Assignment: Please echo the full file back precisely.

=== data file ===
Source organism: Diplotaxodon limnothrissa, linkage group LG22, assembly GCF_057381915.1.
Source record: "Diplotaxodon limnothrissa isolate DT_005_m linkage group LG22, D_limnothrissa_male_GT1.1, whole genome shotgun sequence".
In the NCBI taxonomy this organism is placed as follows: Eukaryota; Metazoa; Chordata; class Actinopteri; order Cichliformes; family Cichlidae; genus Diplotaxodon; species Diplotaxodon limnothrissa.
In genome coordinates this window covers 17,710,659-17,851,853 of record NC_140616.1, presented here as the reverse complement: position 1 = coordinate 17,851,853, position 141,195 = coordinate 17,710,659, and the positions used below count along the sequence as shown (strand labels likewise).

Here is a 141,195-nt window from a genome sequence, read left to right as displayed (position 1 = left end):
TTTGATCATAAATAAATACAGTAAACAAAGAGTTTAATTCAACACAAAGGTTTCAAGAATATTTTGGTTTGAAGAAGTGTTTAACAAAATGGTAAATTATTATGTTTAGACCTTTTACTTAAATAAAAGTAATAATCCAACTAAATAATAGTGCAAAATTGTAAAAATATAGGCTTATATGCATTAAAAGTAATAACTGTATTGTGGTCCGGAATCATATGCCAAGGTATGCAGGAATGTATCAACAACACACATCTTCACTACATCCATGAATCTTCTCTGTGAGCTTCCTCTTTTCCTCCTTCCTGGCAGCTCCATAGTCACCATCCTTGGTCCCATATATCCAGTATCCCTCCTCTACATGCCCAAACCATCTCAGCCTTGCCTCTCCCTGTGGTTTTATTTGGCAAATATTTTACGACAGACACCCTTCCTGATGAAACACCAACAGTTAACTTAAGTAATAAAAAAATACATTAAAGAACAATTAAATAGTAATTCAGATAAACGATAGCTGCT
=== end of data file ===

Source organism: Diplotaxodon limnothrissa, linkage group LG22, assembly GCF_057381915.1.
Source record: "Diplotaxodon limnothrissa isolate DT_005_m linkage group LG22, D_limnothrissa_male_GT1.1, whole genome shotgun sequence".
In the NCBI taxonomy this organism is placed as follows: Eukaryota; Metazoa; Chordata; class Actinopteri; order Cichliformes; family Cichlidae; genus Diplotaxodon; species Diplotaxodon limnothrissa.
In genome coordinates this window covers 17,710,659-17,851,853 of record NC_140616.1, presented here as the reverse complement: position 1 = coordinate 17,851,853, position 141,195 = coordinate 17,710,659, and the positions used below count along the sequence as shown (strand labels likewise).

Here is a 141,195-nt window from a genome sequence, read left to right as displayed (position 1 = left end):
TTTGATCATAAATAAATACAGTAAACAAAGAGTTTAATTCAACACAAAGGTTTCAAGAATATTTTGGTTTGAAGAAGTGTTTAACAAAATGGTAAATTATTATGTTTAGACCTTTTACTTAAATAAAAGTAATAATCCAACTAAATAATAGTGCAAAATTGTAAAAATATAGGCTTATATGCATTAAAAGTAATAACTGTATTGTGGTCCGGAATCATATGCCAAGGTATGCAGGAATGTATCAACAACACACATCTTCACTACATCCATGAATCTTCTCTGTGAGCTTCCTCTTTTCCTCCTTCCTGGCAGCTCCATAGTCACCATCCTTGGTCCCATATATCCAGTATCCCTCCTCTACATGCCCAAACCATCTCAGCCTTGCCTCTCCCTGTGGTTTTATTTGGCAAATATTTTACGACAGACACCCTTCCTGATGAAACACCAACAGTTAACTTAAGTAATAAAAAAATACATTAAAGAACAATTAAATAGTAATTCAGATAAACGATAGCTGCT